In his letter Vajpayee wrote that Pakistan must understand that there is a limit to the patience of the people of India. Any future escalation might compel him to act in defence of India's supreme national interest.

Moreover, India staged another drama of hijacking on October 8. No sooner the 'news' of hijacking was concocted the blame was put on Pakistan. The comments of prominent Indian commentator Kanti Bajpai provide an insight into the Indian aspirations. He called upon Washington to "get Islamabad to act hard and fast against these groups and at least disarm them". Kanti believes "the second front that the US should move on, quietly but firmly, is to bring Kashmiri groups round to participating in Kashmir's electoral process."

All Indian moves are leading to one-point strategy to divert international attention towards Kashmir movement and malign it internationally. In this context, main challenge before the APHC and Pakistan is to save Kashmir movement in this defining moment. There is an increasingly thin line between freedom movement and terrorism. The more worrying apprehension is that only those movements would qualify to be called 'genuine armed political struggles' that West would like to recognise. I think the following sum up the essence of the ongoing freedom struggle in Kashmir.
  • Kashmir movement is a struggle for right of self-determination rather than terrorism. Pakistan should relate Kashmir's freedom struggle with that of Palestine, and must also press upon the notion of state-terrorism. Basically Kashmiri movement is political in its nature and the youth have resorted to armed struggle when they found peaceful means were shut on them.

  • Kashmiris are fighting only for their right of self-determination. They are fighting Indian army not because they are Muslims but because of being deprived of their legitimate rights.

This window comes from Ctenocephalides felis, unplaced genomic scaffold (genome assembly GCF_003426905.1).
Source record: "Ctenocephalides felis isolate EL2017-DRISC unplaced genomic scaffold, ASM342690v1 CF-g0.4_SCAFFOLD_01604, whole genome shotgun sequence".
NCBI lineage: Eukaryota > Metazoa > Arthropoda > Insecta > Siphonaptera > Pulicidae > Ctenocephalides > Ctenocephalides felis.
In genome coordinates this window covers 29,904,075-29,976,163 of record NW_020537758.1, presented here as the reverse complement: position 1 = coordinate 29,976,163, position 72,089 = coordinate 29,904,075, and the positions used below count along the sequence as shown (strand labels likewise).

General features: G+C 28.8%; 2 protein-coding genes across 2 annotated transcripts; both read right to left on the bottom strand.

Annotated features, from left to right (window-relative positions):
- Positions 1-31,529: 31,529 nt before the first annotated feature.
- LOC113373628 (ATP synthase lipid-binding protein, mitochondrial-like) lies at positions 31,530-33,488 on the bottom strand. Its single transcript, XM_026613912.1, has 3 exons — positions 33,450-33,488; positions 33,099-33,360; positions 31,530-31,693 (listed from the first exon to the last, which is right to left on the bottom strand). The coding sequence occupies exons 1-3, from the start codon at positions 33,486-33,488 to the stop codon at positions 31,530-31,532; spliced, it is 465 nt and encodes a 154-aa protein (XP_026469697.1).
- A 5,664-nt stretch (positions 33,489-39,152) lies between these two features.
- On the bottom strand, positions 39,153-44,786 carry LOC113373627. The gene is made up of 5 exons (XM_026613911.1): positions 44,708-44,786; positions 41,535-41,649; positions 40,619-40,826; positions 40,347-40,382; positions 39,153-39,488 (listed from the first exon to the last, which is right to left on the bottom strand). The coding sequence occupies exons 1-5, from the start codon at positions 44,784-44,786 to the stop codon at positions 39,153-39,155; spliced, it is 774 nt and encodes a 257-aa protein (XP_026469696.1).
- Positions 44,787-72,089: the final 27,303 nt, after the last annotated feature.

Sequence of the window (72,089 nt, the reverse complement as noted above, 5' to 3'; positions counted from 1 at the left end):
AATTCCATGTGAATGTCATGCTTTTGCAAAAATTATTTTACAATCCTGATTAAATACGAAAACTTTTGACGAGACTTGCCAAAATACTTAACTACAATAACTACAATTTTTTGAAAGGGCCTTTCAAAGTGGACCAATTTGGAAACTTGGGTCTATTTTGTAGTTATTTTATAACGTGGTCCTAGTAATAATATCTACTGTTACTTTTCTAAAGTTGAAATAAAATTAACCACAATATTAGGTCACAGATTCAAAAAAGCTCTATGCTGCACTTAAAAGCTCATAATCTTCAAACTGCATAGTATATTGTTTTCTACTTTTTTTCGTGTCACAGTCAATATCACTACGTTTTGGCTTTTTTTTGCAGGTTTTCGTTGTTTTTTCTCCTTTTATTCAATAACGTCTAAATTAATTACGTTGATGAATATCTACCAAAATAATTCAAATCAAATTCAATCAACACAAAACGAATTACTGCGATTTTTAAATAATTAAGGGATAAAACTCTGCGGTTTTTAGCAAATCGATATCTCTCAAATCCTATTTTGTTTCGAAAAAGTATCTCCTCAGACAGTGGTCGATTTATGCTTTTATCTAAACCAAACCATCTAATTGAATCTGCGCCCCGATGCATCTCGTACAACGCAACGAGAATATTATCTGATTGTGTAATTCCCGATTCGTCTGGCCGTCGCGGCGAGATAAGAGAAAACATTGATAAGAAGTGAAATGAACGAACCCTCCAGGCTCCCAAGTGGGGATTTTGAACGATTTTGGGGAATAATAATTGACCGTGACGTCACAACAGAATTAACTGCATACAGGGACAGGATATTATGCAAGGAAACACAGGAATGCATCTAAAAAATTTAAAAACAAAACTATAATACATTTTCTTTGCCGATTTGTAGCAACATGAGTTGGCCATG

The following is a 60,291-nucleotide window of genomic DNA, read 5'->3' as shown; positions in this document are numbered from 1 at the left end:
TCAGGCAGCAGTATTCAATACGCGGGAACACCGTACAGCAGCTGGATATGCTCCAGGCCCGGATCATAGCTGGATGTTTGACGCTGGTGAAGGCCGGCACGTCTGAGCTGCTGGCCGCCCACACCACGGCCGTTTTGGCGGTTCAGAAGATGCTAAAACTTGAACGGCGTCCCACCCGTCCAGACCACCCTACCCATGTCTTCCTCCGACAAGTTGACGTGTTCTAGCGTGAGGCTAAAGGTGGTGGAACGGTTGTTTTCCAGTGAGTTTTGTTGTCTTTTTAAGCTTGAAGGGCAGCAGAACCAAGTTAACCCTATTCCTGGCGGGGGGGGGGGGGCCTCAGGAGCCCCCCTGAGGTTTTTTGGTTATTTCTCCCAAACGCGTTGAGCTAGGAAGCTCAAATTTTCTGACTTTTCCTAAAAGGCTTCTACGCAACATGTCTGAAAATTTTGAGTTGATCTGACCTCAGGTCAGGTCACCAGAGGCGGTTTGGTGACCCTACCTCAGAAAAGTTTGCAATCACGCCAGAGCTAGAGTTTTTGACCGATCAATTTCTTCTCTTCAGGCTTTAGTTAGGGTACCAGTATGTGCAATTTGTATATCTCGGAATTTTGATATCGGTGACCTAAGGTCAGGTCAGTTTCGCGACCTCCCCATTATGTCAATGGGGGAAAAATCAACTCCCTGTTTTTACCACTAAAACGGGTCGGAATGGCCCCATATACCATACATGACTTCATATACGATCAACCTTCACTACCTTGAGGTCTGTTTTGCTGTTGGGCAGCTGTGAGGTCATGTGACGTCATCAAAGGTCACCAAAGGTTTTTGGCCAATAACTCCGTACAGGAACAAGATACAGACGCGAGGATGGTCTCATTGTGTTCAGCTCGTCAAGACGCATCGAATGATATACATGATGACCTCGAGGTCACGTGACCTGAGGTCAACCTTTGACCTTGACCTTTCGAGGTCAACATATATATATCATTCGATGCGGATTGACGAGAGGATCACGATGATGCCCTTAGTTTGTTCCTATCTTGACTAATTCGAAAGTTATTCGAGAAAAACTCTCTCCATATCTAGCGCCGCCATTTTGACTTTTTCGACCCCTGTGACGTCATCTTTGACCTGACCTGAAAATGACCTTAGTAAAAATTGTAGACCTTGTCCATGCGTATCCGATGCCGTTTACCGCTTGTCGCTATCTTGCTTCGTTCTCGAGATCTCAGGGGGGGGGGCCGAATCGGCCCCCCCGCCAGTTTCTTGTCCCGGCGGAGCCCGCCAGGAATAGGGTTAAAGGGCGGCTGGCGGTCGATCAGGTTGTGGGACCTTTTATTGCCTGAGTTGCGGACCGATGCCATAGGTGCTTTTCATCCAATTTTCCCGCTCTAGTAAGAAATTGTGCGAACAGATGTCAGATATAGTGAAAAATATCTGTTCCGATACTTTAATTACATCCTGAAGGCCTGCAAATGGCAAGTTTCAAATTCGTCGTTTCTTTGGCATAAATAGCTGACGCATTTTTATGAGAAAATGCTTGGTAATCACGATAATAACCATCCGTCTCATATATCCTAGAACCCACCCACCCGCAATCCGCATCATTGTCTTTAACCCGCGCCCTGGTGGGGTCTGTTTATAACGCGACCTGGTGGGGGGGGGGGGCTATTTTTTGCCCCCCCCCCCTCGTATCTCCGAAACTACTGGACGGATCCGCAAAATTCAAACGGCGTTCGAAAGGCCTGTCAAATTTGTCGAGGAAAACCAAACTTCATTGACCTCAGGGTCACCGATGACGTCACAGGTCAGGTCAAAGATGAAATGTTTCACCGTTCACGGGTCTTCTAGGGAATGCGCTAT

• Kashmiri Mujahideen neither have any global agenda nor do they radically oppose the West or America.

  • Mujahideen do not attack civilian targets or installations. They hit only at the Indian security forces.

  • Kashmir movement is indigenous. Its leadership cadres belong to Indian held Kashmir. Undoubtedly a small number of youth from Pakistan have also joined the movement. While 1.5 million Kashmiri refugees are now settled in Pakistan, especially in Punjab, 2.9 million live in Azad Kashmir and more than half a million in Europe and America. They all contribute to the struggle in different ways, lives, money, and advocacy.
Now is the time to settle this issue once and for all. It is possible that India or the world community pacifies the Kashmir issue for the time being but definitely it would re-emerge after the war against Osama loses momentum. More than ever, Pakistan needs collective wisdom and national initiative at this testing time.
Published in Pakistan Newspaper Jung with the title "Kashmir struggle in changing regional setting". The writer is a freelance journalist, and a research associate with the Institute of Policy Studies Islamabad. He visited Indian-Held Kashmir recently. He can be reached at ershadmahmud@hotmail.co